Accountants come in all shapes and sizes. Some work with businesses, some work with individuals. Some do taxes, while others never do taxes. The majority are CPA’s, CPA Tucson but you do not have to be a CPA to be a good tax accountant. Some are bookkeepers with little or no formal training. Some are authorized to work directly with the IRS, and to file your return electronically. Finding the right tax preparer can ease your burden at tax time. While finding a tax preparer isn’t too much, finding a good one can be quite a challenge. Listed below are seven steps to consider, when buying a good tax accountant.
- Could be the Candidate Authorized by the IRS?
You will find three kinds of accountants. First, you will find bookkeepers who have little or no formal training in accounting. Second, you will find enrolled agents who have passed the EA exam and are licensed by the IRS. Finally, you will find Certified Public Accountants (CPA’s) which have an accounting degree, have passed the CPA exam, and have at the very least couple of years of experience inside their field. Because there are tax preparers without the formal license practicing in the field, it can be difficult to find out if yours is person who you are able to trust. Regional IRS staffers often know who the issue tax preparers have been in their districts. In order to avoid attracting unwanted attention from the IRS, search for tax preparers authorized by the IRS to file electronically within the Internet. The IRS subjects these tax professionals to criminal background checks, and even keeps their fingerprints on file. Additionally they check the preparer’s personal tax record, and talk with regional officials about their business record. You are able to identify these tax pros by the little yellow lightning bolt logo inside their ads and on the stationary.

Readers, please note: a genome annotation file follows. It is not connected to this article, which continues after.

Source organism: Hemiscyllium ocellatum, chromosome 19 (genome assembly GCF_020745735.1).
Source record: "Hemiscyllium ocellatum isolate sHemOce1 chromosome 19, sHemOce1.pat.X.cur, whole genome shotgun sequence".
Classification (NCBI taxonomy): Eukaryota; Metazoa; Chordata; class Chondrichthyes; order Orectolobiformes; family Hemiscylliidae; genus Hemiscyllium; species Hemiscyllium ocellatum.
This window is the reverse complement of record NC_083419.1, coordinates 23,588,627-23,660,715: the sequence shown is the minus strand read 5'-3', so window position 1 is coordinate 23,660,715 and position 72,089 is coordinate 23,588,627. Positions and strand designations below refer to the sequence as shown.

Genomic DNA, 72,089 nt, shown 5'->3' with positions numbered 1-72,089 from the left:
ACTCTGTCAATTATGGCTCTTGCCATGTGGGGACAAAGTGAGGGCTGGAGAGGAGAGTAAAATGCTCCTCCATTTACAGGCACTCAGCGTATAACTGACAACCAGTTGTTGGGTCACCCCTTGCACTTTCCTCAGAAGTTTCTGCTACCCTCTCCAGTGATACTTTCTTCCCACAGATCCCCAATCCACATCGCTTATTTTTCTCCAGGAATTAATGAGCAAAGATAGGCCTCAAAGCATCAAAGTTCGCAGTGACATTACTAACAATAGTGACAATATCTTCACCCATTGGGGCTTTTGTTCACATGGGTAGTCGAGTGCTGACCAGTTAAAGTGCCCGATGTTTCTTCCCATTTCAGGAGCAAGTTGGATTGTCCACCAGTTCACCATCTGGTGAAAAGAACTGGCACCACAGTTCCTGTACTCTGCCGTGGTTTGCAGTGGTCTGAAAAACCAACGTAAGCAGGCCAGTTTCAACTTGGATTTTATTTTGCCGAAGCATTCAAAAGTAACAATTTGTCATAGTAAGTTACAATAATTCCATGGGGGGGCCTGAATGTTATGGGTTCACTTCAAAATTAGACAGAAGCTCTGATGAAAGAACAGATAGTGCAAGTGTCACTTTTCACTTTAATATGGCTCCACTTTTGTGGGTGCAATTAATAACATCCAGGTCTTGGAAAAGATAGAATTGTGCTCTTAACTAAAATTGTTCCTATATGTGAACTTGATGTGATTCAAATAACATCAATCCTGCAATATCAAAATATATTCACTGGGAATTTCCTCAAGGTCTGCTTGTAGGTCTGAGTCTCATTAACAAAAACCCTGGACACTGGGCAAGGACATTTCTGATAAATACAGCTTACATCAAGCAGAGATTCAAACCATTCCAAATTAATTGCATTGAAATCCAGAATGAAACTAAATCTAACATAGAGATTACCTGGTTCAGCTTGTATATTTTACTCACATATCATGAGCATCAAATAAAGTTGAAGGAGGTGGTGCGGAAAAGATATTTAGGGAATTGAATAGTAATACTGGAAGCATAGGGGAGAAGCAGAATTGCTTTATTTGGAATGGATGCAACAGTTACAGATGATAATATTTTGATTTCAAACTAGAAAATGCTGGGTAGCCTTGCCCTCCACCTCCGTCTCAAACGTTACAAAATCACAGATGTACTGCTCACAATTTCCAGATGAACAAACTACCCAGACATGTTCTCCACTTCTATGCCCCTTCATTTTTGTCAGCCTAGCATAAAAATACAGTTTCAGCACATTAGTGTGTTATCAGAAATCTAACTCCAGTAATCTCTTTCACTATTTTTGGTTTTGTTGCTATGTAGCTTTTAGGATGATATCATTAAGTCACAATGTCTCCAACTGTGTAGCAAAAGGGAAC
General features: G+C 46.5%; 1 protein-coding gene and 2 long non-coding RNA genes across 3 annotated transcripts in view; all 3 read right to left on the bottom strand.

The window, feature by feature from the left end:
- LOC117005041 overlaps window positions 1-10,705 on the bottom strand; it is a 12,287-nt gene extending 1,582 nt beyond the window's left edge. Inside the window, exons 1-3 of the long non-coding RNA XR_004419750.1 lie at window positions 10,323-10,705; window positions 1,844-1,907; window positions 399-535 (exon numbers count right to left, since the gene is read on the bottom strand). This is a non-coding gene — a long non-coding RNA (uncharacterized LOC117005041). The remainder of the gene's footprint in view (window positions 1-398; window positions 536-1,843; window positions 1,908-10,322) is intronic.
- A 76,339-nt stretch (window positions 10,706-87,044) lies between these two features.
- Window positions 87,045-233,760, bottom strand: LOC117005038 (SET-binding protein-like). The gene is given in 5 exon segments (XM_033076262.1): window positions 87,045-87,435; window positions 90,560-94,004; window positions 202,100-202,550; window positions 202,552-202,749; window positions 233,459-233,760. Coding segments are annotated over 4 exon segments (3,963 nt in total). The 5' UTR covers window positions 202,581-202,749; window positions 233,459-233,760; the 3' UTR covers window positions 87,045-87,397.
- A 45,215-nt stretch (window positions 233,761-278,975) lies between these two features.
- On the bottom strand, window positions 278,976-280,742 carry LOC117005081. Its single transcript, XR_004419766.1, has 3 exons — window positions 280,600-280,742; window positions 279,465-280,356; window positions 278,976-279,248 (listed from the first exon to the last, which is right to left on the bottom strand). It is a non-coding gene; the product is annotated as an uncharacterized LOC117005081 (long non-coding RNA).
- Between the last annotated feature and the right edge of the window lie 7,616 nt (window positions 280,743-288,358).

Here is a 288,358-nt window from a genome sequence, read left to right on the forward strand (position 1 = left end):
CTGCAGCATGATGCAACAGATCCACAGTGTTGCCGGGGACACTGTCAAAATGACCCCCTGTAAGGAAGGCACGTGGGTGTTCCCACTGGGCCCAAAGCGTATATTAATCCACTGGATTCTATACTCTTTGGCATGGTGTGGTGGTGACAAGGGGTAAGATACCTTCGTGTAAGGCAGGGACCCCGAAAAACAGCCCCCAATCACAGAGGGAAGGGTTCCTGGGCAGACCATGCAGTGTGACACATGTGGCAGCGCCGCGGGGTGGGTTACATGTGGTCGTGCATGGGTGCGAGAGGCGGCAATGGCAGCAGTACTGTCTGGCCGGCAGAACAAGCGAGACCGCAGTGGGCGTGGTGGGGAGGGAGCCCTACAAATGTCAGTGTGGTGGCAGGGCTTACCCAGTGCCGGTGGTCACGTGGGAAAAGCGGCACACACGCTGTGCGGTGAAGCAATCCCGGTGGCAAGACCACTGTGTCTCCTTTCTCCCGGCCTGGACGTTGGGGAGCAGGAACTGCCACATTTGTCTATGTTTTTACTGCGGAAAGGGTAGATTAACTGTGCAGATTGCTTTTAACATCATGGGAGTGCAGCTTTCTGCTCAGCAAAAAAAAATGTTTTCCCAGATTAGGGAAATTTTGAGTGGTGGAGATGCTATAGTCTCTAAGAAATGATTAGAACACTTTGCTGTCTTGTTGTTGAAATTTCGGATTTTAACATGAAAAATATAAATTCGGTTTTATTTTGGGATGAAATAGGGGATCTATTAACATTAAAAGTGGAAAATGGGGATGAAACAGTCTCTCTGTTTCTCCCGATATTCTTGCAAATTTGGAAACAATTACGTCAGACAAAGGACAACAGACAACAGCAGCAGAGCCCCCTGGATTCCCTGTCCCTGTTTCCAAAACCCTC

- Research Their Background.
Don’t trust your taxes to just any tax preparer. Before you decide on a tax accountant, meet using them and ask questions. Call and put up an hour-long appointment with at the very least three candidates. Any accountant desiring your business will agree to generally meet you without charge. How long have they held it’s place in business? Just how many of these clients have now been audited? Have they (themselves) ever been audited? In that case, how did they handle it? Experienced tax preparers will have a way to answer these questions with ease. If they’re a CPA, have they ever been sanctioned by the AICPA? Request written information about the firm and the candidate. Finally, does the candidate run into like an individual who could adequately represent you?
- Are they CPA’s?
If they are CPA’s, are they licensed? If your accountant is just a CPA, you are able to contact your state’s accountancy board and learn whether your CPA should indeed be licensed. You can even learn whether there have been any disciplinary actions taken against him. Most CPA’s are members of the AICPA (American Institute of Certified Public Accountants). If yours is, you are able to write to the AICPA and inquire about their record.
- Browse the Accounting Firm.
In what situations do you want to work directly with the top of the firm, and when do you want to work with the staff? Is it possible to meet the people who’ll represent you? How can the firm bill for its services? How are extras (like an audit) handled? Will the firm provide a written agreement to define their services?
- Can You Trust the Candidate?
Find an accountant you are able to trust, because you will be sharing all of your financial secrets using them, and they’ll represent you prior to the IRS, if you’re audited. Ensure the candidate will research the important points of the tax laws, and your financial background. Look things over carefully before your sign anything. You’re responsible for the info on your tax returns, no matter who prepared your 1040. Ensure the info on your return is correct, when you sign up the dotted line.
- Are They Accessible at Tax Time (and after)?
Tax time is an active season for tax accountants. However, tax issues can happen whenever you want of year. Find out how hands-on your accountant will be after the April 15th deadline.
7 Request References.
Get recommendations from people you trust. Reputation is important, as it pertains to tax accountants. Get three references, and call them. If references aren’t provided, then try another candidate.